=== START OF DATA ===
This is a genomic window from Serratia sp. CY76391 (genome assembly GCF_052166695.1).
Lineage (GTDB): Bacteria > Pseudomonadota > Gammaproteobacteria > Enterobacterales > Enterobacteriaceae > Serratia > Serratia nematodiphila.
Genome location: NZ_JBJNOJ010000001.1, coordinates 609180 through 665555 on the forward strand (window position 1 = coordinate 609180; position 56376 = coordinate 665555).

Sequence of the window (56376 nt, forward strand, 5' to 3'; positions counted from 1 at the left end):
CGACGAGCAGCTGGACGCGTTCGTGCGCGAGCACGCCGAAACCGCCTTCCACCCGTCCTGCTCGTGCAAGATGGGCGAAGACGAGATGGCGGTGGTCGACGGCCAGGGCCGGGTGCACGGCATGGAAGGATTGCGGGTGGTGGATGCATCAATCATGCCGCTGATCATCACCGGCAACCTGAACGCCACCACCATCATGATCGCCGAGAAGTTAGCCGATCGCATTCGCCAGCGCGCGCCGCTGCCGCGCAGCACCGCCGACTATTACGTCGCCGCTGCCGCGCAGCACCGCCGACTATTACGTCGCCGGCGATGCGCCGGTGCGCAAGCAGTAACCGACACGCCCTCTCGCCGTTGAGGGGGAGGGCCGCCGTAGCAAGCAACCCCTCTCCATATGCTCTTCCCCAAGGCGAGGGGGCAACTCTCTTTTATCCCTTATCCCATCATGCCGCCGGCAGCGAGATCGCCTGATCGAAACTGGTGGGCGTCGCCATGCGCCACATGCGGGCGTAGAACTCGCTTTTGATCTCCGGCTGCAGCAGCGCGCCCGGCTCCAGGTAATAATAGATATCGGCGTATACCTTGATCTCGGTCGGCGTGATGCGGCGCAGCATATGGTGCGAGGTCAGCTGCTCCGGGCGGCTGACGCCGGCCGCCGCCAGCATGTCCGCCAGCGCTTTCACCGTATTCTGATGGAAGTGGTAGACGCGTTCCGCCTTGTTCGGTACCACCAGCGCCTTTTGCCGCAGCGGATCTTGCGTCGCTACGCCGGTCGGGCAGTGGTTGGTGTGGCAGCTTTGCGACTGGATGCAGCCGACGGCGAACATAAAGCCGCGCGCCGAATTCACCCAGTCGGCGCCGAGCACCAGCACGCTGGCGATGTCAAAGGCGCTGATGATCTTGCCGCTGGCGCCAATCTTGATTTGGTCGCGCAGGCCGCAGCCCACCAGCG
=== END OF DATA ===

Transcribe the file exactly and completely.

This is a genomic window from Serratia sp. CY76391 (genome assembly GCF_052166695.1).
Lineage (GTDB): Bacteria > Pseudomonadota > Gammaproteobacteria > Enterobacterales > Enterobacteriaceae > Serratia > Serratia nematodiphila.
Genome location: NZ_JBJNOJ010000001.1, coordinates 609180 through 665555 on the forward strand (window position 1 = coordinate 609180; position 56376 = coordinate 665555).

Sequence of the window (56376 nt, forward strand, 5' to 3'; positions counted from 1 at the left end):
CGACGAGCAGCTGGACGCGTTCGTGCGCGAGCACGCCGAAACCGCCTTCCACCCGTCCTGCTCGTGCAAGATGGGCGAAGACGAGATGGCGGTGGTCGACGGCCAGGGCCGGGTGCACGGCATGGAAGGATTGCGGGTGGTGGATGCATCAATCATGCCGCTGATCATCACCGGCAACCTGAACGCCACCACCATCATGATCGCCGAGAAGTTAGCCGATCGCATTCGCCAGCGCGCGCCGCTGCCGCGCAGCACCGCCGACTATTACGTCGCCGCTGCCGCGCAGCACCGCCGACTATTACGTCGCCGGCGATGCGCCGGTGCGCAAGCAGTAACCGACACGCCCTCTCGCCGTTGAGGGGGAGGGCCGCCGTAGCAAGCAACCCCTCTCCATATGCTCTTCCCCAAGGCGAGGGGGCAACTCTCTTTTATCCCTTATCCCATCATGCCGCCGGCAGCGAGATCGCCTGATCGAAACTGGTGGGCGTCGCCATGCGCCACATGCGGGCGTAGAACTCGCTTTTGATCTCCGGCTGCAGCAGCGCGCCCGGCTCCAGGTAATAATAGATATCGGCGTATACCTTGATCTCGGTCGGCGTGATGCGGCGCAGCATATGGTGCGAGGTCAGCTGCTCCGGGCGGCTGACGCCGGCCGCCGCCAGCATGTCCGCCAGCGCTTTCACCGTATTCTGATGGAAGTGGTAGACGCGTTCCGCCTTGTTCGGTACCACCAGCGCCTTTTGCCGCAGCGGATCTTGCGTCGCTACGCCGGTCGGGCAGTGGTTGGTGTGGCAGCTTTGCGACTGGATGCAGCCGACGGCGAACATAAAGCCGCGCGCCGAATTCACCCAGTCGGCGCCGAGCACCAGCACGCTGGCGATGTCAAAGGCGCTGATGATCTTGCCGCTGGCGCCAATCTTGATTTGGTCGCGCAGGCCGCAGCCCACCAGCG